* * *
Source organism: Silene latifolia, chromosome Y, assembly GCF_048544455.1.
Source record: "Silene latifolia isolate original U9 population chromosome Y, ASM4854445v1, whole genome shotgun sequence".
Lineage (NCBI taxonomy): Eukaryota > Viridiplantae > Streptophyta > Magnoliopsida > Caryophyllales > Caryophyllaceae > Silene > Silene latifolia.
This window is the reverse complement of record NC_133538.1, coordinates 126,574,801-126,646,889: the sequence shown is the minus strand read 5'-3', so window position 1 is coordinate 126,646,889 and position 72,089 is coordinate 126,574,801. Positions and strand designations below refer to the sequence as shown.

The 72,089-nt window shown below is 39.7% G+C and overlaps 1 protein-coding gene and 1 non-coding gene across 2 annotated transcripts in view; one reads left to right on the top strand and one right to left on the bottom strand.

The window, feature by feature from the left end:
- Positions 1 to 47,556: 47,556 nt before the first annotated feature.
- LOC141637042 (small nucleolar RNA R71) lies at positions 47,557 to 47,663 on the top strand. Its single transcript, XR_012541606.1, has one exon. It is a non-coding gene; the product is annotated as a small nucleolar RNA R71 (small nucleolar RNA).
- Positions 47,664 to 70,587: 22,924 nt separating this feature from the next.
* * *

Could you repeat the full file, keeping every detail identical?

Source organism: Silene latifolia, chromosome Y, assembly GCF_048544455.1.
Source record: "Silene latifolia isolate original U9 population chromosome Y, ASM4854445v1, whole genome shotgun sequence".
Lineage (NCBI taxonomy): Eukaryota > Viridiplantae > Streptophyta > Magnoliopsida > Caryophyllales > Caryophyllaceae > Silene > Silene latifolia.
This window is the reverse complement of record NC_133538.1, coordinates 126,574,801-126,646,889: the sequence shown is the minus strand read 5'-3', so window position 1 is coordinate 126,646,889 and position 72,089 is coordinate 126,574,801. Positions and strand designations below refer to the sequence as shown.

The 72,089-nt window shown below is 39.7% G+C and overlaps 1 protein-coding gene and 1 non-coding gene across 2 annotated transcripts in view; one reads left to right on the top strand and one right to left on the bottom strand.

The window, feature by feature from the left end:
- Positions 1 to 47,556: 47,556 nt before the first annotated feature.
- LOC141637042 (small nucleolar RNA R71) lies at positions 47,557 to 47,663 on the top strand. Its single transcript, XR_012541606.1, has one exon. It is a non-coding gene; the product is annotated as a small nucleolar RNA R71 (small nucleolar RNA).
- Positions 47,664 to 70,587: 22,924 nt separating this feature from the next.